Police arrested eight Maldivians with illegal narcotics and more than MVR140,000 (US$9,000) and US$11,000 in cash from a residence in Malé yesterday.
In addition to the drugs and cash seized after searching Maafanu Zillion with a court warrant, police discovered a caged slow loris. The importation and sale of the endangered primate species is illegal in the country.
The house was searched based on information of a “wide drug network” obtained by police drug intelligence.
Yesterday’s raid followed a similar operation earlier in the month, in which a 23-year-old suspected of supplying illegal drugs was arrested – also in Maafanu ward. Official statistics reveal drug-related offences reported to police had risen by 84 percent between 2012 and 2013.
The suspects taken into custody yesterday included three men aged 20, 24 and 53 as well as three women aged 19, 35 and 47.
The Criminal Court today extended the remand detention of the 20-year-old man and 35-year-old woman to 15 days and granted a three-day extension for the remaining four suspects.
According to the police Drug Enforcement Department (DED), the street value of the drugs seized from Maafanu Zillion was more than MVR200,000 (US$12,970).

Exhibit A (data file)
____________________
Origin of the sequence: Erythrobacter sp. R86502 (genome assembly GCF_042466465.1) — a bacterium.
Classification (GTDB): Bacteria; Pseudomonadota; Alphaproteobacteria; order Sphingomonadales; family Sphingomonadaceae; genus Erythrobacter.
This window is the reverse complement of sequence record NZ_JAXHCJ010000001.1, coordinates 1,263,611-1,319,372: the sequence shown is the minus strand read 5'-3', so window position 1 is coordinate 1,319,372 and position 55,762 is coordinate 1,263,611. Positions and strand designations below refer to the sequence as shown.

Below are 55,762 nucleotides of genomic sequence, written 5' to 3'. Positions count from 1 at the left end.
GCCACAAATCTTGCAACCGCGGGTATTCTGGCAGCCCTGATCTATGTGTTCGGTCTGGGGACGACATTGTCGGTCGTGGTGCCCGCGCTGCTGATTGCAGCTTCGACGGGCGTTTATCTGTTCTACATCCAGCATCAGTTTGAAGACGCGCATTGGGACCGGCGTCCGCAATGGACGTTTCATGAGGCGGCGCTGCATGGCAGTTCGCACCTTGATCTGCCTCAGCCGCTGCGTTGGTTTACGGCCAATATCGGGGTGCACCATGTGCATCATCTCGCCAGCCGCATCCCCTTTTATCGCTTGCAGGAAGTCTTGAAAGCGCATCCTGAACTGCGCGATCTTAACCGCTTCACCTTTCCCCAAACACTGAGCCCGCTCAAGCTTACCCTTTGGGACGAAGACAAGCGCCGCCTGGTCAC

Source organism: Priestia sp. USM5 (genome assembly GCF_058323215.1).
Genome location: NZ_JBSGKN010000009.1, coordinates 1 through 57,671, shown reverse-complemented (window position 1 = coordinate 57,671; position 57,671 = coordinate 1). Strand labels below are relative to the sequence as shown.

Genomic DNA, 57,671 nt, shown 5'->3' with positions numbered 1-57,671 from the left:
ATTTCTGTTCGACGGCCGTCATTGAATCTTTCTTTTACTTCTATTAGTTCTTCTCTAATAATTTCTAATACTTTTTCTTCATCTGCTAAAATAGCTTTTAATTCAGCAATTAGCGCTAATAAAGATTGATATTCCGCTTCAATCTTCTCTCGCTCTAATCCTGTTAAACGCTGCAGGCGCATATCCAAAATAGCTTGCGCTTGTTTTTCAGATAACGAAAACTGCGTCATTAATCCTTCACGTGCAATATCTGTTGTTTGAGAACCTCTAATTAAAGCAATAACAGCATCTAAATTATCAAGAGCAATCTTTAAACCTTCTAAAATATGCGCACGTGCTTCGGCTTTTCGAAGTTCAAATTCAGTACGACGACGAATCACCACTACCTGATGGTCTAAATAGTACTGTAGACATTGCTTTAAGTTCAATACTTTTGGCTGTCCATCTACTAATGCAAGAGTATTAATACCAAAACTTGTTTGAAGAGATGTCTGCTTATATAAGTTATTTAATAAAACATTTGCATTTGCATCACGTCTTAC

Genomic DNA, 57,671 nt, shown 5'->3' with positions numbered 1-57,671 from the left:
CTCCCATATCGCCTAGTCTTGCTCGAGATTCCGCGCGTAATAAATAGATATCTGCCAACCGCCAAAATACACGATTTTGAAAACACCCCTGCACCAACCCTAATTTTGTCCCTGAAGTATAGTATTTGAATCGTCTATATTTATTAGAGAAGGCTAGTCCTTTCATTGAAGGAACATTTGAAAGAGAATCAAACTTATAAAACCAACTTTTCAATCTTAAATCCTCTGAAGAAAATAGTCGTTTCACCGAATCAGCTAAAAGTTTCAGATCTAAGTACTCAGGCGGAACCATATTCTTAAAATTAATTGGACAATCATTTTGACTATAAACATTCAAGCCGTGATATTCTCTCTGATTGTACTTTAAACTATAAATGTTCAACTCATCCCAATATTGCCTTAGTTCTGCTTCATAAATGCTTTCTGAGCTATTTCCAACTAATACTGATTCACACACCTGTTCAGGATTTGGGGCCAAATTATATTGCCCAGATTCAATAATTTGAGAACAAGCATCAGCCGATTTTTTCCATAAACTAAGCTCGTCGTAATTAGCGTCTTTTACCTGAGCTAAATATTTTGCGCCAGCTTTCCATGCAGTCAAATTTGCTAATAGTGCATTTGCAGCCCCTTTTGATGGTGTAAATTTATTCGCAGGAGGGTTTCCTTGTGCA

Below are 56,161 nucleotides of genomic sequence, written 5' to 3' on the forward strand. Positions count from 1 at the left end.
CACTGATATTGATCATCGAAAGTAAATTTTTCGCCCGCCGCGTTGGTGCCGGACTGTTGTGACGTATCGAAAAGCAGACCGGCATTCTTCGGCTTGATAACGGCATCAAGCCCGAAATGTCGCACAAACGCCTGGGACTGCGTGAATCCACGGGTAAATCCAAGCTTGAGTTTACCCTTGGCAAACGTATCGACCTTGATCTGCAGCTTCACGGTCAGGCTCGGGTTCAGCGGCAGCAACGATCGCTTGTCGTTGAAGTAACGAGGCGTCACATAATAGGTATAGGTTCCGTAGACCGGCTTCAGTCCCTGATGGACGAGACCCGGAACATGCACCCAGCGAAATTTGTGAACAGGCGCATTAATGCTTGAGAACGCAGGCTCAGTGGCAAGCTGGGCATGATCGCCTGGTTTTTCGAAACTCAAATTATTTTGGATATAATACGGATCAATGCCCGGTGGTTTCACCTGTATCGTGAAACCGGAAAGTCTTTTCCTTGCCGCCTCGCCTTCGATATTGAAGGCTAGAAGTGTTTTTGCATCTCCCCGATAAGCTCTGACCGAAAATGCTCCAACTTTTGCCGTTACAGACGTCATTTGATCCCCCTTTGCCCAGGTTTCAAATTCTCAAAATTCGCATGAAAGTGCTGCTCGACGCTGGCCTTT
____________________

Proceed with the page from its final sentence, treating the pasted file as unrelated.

The drugs were found in five small film canisters and a large rubber packet.
Among other items confiscated from M. Zillion – located near the Maafanu police station – included four sex toys, empty bottles of alcohol, walkie talkies of the Kenwood brand used at construction sites, 39 cans of beer and equipment used for packing drugs.
The search operation conducted jointly by the DED, drug intelligence department and the Specialist Operations (SO) command concluded at 5:30pm on Monday.
The case is currently investigation by the DED and the Criminal Investigation Department.
Police further revealed that the 47-year-old woman had previously been convicted for drug trafficking and sentenced to 25 years in prison. She was however transferred to house arrest on December 6, 2008 due to poor health.
Local daily Haveeru reported today that the woman was convicted in late 2007 for assisting her son – who was in grade nine at the time – to buy and sell drugs.
The conviction was upheld by the High Court in 2012 following an appeal on the grounds that the woman suffered from a mental illness.
During an interview with Minivan News this month, Home Minister Umar Naseer said that the main target of his ministry for the next five years would be to curb drug-related crimes.
Naseer said that he intended to give high priority to enhancing the customs services in order to stop illegal drugs and other contraband from being smuggled in to the country. He also said that the police intelligence department was being expanded.
Speaking about reducing drug-related crimes, Naseer said that he would focus more on major drug dealers, rather than those further down the criminal hierarchy.
The home minister also pledged to find ways to enforce Maldivian law on drug lords living overseas who were allegedly involved in the drug trafficking in the Maldives.